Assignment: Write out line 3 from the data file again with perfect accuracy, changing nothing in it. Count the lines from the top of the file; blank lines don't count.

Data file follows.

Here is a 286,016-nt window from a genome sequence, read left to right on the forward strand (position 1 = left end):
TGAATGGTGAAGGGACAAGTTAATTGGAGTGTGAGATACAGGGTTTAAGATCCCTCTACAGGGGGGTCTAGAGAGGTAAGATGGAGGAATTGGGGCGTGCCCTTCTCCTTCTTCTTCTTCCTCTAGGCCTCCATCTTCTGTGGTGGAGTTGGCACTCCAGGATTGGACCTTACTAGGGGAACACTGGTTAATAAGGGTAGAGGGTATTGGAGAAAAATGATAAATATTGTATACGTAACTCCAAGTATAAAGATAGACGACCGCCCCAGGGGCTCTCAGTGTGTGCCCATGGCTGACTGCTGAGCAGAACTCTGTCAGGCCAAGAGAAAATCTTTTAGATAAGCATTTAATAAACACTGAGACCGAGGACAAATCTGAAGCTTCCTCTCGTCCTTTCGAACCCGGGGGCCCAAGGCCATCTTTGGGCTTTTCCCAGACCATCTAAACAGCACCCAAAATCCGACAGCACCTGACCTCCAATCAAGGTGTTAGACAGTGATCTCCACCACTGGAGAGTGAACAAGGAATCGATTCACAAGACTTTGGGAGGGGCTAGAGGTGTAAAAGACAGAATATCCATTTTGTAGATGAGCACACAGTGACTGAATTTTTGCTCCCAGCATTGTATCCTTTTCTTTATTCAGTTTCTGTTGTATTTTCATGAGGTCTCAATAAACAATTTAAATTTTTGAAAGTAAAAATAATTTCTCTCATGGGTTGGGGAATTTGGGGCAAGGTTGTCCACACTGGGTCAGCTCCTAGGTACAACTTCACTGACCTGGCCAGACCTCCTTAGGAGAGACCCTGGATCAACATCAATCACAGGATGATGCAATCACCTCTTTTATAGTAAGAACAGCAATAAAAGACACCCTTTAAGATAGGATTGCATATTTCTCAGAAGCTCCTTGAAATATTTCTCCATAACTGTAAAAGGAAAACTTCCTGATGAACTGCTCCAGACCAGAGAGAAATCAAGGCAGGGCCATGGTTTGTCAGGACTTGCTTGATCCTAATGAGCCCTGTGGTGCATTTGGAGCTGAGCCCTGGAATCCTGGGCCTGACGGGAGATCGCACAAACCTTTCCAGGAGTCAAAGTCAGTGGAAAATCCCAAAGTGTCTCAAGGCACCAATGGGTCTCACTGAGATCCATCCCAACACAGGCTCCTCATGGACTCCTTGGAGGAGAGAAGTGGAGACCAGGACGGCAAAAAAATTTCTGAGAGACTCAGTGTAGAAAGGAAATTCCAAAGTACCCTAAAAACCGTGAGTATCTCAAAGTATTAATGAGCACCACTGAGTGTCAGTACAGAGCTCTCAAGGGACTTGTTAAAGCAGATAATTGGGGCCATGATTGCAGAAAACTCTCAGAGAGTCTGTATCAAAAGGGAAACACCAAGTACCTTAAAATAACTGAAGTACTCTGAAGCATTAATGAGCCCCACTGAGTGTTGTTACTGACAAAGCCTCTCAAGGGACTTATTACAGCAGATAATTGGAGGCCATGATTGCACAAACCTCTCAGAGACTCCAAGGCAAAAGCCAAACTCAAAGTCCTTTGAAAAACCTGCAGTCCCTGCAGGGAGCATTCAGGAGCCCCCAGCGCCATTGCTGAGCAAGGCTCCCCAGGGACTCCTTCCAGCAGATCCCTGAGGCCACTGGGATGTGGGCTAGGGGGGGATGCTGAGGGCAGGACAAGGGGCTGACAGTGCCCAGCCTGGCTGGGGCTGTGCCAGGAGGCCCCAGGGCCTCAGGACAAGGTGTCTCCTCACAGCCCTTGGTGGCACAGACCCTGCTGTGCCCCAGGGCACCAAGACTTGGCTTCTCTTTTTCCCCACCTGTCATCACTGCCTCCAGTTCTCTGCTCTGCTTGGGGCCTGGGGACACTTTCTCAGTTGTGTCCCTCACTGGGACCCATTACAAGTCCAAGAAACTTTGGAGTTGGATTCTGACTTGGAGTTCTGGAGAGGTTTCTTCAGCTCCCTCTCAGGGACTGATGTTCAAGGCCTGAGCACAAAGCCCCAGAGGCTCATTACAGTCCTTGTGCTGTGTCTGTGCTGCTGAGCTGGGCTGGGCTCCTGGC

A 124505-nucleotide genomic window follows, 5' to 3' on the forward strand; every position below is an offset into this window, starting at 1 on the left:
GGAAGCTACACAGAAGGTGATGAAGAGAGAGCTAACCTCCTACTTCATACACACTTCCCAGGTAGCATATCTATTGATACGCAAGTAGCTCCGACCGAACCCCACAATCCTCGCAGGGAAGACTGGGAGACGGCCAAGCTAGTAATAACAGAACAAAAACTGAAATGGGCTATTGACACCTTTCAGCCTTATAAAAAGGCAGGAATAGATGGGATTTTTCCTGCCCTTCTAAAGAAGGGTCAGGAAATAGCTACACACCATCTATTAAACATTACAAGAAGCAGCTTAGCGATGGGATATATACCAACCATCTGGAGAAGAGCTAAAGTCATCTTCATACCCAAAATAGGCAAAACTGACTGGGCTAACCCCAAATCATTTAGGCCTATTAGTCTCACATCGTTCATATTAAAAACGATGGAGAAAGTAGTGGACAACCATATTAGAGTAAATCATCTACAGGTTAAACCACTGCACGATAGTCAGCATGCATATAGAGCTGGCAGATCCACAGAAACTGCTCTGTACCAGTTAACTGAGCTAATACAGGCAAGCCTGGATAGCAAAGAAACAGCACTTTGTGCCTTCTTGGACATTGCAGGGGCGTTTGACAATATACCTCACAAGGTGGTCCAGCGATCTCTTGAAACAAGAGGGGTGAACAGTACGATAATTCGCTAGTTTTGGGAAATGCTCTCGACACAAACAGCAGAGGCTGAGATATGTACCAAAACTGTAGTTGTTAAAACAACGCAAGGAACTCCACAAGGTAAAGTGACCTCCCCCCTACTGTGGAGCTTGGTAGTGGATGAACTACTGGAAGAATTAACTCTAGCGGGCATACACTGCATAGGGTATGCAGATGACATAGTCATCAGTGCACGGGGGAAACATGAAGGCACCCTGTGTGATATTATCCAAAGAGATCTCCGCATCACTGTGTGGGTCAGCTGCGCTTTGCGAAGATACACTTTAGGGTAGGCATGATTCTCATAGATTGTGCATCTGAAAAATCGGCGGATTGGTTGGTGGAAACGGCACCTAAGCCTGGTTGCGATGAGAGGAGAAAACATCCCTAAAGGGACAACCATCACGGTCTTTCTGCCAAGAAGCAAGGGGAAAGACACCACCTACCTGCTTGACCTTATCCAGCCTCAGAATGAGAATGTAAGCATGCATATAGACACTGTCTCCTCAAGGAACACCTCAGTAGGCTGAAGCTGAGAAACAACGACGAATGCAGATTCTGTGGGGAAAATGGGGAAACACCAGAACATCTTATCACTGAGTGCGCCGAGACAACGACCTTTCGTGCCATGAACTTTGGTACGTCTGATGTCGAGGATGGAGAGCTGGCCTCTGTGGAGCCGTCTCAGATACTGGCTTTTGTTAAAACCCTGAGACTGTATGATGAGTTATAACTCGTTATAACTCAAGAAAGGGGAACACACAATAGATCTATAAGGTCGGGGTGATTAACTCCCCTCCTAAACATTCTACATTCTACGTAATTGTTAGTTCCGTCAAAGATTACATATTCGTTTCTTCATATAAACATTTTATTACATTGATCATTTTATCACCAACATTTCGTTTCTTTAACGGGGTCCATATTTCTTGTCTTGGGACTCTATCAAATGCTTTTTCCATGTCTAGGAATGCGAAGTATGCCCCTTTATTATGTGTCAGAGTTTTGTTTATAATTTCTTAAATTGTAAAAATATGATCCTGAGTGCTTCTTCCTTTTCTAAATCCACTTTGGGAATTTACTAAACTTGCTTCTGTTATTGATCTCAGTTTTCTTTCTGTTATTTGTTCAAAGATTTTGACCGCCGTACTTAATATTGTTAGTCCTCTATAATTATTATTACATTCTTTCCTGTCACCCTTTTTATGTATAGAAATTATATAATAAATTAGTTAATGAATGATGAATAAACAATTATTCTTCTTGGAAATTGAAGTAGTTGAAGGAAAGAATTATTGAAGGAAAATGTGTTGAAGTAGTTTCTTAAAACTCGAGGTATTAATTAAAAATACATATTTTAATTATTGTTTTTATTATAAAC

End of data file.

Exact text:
A 124505-nucleotide genomic window follows, 5' to 3' on the forward strand; every position below is an offset into this window, starting at 1 on the left: